Using Git with SVN repository – simple case howto and benefits

Introduction

If you use Apache Subversion repository you may want to use some benefits of Git source control managment system. But you may not have possibilities to switch from SVN repository to Git completely.

One of the large benefits of Git over Subversion is possibility to commit when you don’t have internet connection. Another one is availablility of commit history when there is no internet connection as well.

You may achieve mentioned benefits with Git-SVN functionality described at Git Book chapter “Git and Other Systems – Git and Subversion. There is also git svn man page available.

You will find below how to set up and use some Git benefits when you still continue to work with SVN centralized repository.

It is expected you have some basic knowledge about Subversion and Git before setting up communication between them.

I use Git version 1.9.2.msysgit.0 downloaded from here.
SVN version on client PC is 1.8.8.

Getting SVN repository to Git local repository

To start working you should first get SVN repository locally and has it in Git format.

It can be done with the following command:

git svn clone https://path/to/svn/repository -T trunk –username john

john is a name of user to SVN repository

Note, this command fetches trunk only. If you need to copy SVN repository branches and tags to  Git, please refer for more information to Git Book chapter “Git and Other Systems – Git and Subversion”, section “Getting Started”.

Since Git retrieves all SVN revisions of the selected path it may take a while depending on the size of the SVN repository folder and history, whether SVN repository is local or remote. Several hours is quite usual. Note, this is one time procedure.

Anyway you can see progress on the console to have an idea how long it takes to perform initial checkout.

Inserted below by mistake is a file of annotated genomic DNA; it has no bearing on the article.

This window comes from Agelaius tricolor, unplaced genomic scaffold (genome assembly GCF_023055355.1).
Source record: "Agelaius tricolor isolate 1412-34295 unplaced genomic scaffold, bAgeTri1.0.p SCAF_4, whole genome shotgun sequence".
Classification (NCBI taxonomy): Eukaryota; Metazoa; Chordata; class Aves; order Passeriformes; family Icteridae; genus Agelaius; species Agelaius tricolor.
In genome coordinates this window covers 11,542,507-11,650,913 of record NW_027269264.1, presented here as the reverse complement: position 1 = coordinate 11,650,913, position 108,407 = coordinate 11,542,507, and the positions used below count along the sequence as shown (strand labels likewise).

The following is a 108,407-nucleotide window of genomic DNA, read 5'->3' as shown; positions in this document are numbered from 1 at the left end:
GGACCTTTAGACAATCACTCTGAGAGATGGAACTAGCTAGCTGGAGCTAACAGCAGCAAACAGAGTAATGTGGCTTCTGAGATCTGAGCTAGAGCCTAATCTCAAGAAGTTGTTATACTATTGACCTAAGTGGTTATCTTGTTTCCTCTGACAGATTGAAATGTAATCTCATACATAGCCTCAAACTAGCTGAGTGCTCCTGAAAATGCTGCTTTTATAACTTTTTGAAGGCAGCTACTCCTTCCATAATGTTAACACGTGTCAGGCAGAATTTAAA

After obtaining repository locally you may observe a history of it without internet connection already, which is usual for Git, but not possible for SVN.

I was surprised that the size of Git repository including quite long history is 10% less than the size of the same SVN working copy without history. Although Git has 3 times more files than SVN, but you can reduce it to some small amount by running command “git gc“.

You may have obtain branch list to run following command:

>git branch -a
* master
remotes/trunk

You should also consider here how to manage ignored SVN files. There are several choices.

You may run following command:
git svn create-ignore
This command creates .gitignore files in every folder.

Note, retrieving ignoring information could take quite a while.

Another option is to run following command from the root of Git repository:
git svn show-ignore > .gitignore

In this case you obtain one file, which looks more convenient, especially if you don’t want to bloat SVN repository with Git-specific files.

You may either commit this single file to SVN repository or not.
Note, .gitignore should be updated from time to time; it does not get updated automatically if the set of ignored files is modified in SVN repository.

If SVN folder was renamed then Git imports revisions which were commit after renaming only. History before rename in SVN repository is not imported with Git-SVN.

You may find the following page on the subject Checkout remote branch using git svn useful.

Commit changes from Git to SVN

You can work locally as usual with Git, committing several times:
git add *
git commit -m “commit message”

Note, you don’t need Internet connection here as opposed to Subversion.

If you want to send all local changes to centralized SVN repository you just need to run following command:
git svn dcommit

After this every local commit will be sent to SVN as separate SVN commit.

Note, timestamps of changes in SVN will be the time of executing dcommit, not original moment of Git commit. Git repository will also reset dates locally to make them equal to SVN ones. That is why it is suggested to commit changes to central repository as soon as possible. Well, this rule is a best practice regardless of the version control system you use to reduce conflicts between commits of different developers.

It is suggested to perform dcommit from the root of Git repository; this is where “.git”-folder is located. Otherwise you may obtain error similar to the following:
Cannot dcommit with a dirty index. Commit your changes first, or stash them with `git stash’.

You are suggested to update changes from SVN repository. Otherwise you may obtain the following error:
ERROR from SVN:
Merge conflict during commit: Your file or directory ‘<filename>’ is probably out-of-date: resource out of date; try updating